Fig. 5: HAT pathway elucidated by quantum chemical calculations.
figure 5

a Computed energy diagram of the HAT between cobalt(salophen) hydride complex and isobutene. b Computed structure of the transition state of the HAT between cobalt(salophen) hydride complex and isobutene; ΔGrel relative free energy, SM starting materials, TS transition state, PD products. See the Supplementary Information for computational details.

As for an experimental support for HAT, the intermediacy of an alkyl radical in the hydrogenation reaction was confirmed by a radical-trapping experiment. When the hydrogenation of 1ac was attempted in the presence of TEMPO, no hydrogenated product 2ac was obtained. Instead, TEMPO adduct 4 was unambiguously observed by LCMS analysis of the reaction mixture (Fig. 6, see Sections 2–5 of Supplementary Information for details). This observation is in accord with the intermediacy of tertiary alkyl radical presumably generated by HAT from cobalt hydride to 1ac.

Fig. 6: Detection of the radical intermediate by TEMPO trapping.
figure 6

The formation of TEMPO adduct supports the presence of alkyl radical intermediate which is likely to be formed by HAT to 1ac; Cy cyclohexyl, bpy 2,2’-bipyridyl, TEMPO (2,2,6,6-Tetramethylpiperidin-1-yl)oxyl.


In summary, we have developed a combined cobalt/PC system that enables the silane- and peroxide-free, ascorbic-acid-mediated HAT hydrogenation of alkenes in aqueous media. While the aqueous conditions were generally beneficial for the hydrogenation of polar substrates, substrates without polar functional groups were also hydrogenated in synthetically useful yield. The present reaction offers not only a more sustainable and safer alternative to previously reported HAT hydrogenation methods, but also a highly functional-group tolerant hydrogenation protocol suitable for the late-stage hydrogenation of amino-acid derivatives, terpenes, and drug molecules. The direct hydrogenation of an unprotected galactose derivative should be noted with regard to the potential future prospects for the HAT functionalization of unprotected sugar derivatives. The feasibility of the proposed HAT process was supported by electrochemical analysis, theoretical investigation and the radical-trapping experiment. Applications of this catalytic system to other Markovnikov-selective hydrofunctionalization reactions of alkenes are currently in progress in our group.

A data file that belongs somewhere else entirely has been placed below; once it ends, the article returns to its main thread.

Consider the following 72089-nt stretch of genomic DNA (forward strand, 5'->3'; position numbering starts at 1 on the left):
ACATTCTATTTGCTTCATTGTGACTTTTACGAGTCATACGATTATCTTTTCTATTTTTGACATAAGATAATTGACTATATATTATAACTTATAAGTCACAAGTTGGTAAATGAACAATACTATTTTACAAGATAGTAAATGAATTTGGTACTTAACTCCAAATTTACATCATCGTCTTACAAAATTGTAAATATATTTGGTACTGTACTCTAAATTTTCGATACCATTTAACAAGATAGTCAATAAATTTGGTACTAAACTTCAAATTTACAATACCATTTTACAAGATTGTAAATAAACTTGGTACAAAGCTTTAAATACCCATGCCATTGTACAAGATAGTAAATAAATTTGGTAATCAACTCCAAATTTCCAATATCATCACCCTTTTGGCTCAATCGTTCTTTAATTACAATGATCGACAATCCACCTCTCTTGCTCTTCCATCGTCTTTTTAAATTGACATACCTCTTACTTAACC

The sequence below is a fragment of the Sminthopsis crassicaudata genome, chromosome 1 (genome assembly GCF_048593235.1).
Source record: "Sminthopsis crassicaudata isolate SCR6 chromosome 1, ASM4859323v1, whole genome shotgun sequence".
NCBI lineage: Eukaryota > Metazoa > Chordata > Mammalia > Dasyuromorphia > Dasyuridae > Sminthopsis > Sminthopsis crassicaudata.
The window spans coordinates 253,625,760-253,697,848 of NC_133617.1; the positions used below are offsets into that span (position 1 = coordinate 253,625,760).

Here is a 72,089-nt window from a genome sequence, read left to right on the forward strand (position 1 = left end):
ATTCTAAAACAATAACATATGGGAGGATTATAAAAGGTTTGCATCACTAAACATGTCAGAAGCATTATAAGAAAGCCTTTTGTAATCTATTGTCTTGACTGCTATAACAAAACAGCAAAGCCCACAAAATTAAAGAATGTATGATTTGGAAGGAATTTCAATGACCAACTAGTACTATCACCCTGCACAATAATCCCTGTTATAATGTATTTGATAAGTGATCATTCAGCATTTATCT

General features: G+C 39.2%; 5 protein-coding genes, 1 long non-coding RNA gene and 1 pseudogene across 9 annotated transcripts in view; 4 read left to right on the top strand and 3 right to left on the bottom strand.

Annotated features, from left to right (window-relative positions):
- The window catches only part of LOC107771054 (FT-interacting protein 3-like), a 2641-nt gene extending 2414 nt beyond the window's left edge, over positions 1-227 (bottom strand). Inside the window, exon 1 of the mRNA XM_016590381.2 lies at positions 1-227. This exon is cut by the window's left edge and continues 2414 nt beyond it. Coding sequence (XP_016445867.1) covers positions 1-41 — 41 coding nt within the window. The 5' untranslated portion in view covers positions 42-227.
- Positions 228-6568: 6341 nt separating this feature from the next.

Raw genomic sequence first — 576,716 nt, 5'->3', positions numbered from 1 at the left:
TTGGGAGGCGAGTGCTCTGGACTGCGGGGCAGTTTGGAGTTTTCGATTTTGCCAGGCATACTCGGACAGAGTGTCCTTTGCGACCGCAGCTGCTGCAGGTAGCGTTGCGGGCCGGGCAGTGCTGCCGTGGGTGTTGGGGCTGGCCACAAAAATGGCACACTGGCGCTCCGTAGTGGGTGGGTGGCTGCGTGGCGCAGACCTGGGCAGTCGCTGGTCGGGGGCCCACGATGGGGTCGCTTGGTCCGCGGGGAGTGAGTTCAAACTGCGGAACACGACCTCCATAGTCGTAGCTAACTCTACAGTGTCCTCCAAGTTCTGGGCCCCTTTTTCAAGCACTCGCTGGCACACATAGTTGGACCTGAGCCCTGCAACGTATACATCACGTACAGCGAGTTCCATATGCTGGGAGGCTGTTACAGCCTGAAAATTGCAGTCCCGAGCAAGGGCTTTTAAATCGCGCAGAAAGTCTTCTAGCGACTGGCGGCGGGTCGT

General procedure for ascorbic-acid-mediated HAT hydrogenation of alkenes

In an argon-filled glove box, a flame dried reaction vial was charged with an alkene 1 (0.20 mmol), ascorbic acid (106 mg, 0.60 mmol), 3f (12.0 mg, 20 µmol), tricyclohexylphosphine (11.2 mg, 40 µmol) and Ru(bpy)3Cl2•6H2O (3.0 mg, 4.0 µmol). The vial was capped and removed from the glove box. A mixed solvent (2-propanol/H2O = 3:1, 1 mL) was added to the vial via syringe, and the syringe hole was carefully sealed with a vinyl tape. The reaction vial was placed in front of the light source (ca. 3 cm from two blue LED panels) in a cold room (4 °C) so that the temperature of the reaction mixture was kept approximately at 25 °C. After stirring for the indicated time, the reaction mixture was cooled in an ice bath and sat. aq. NaHCO3 was added. Organic material was extracted with EtOAc (x 3) and the combined organic layer was washed with brine. The organic layer was concentrated under reduced pressure and purified by column chromatography (silica gel) to afford the hydrogenated product 2.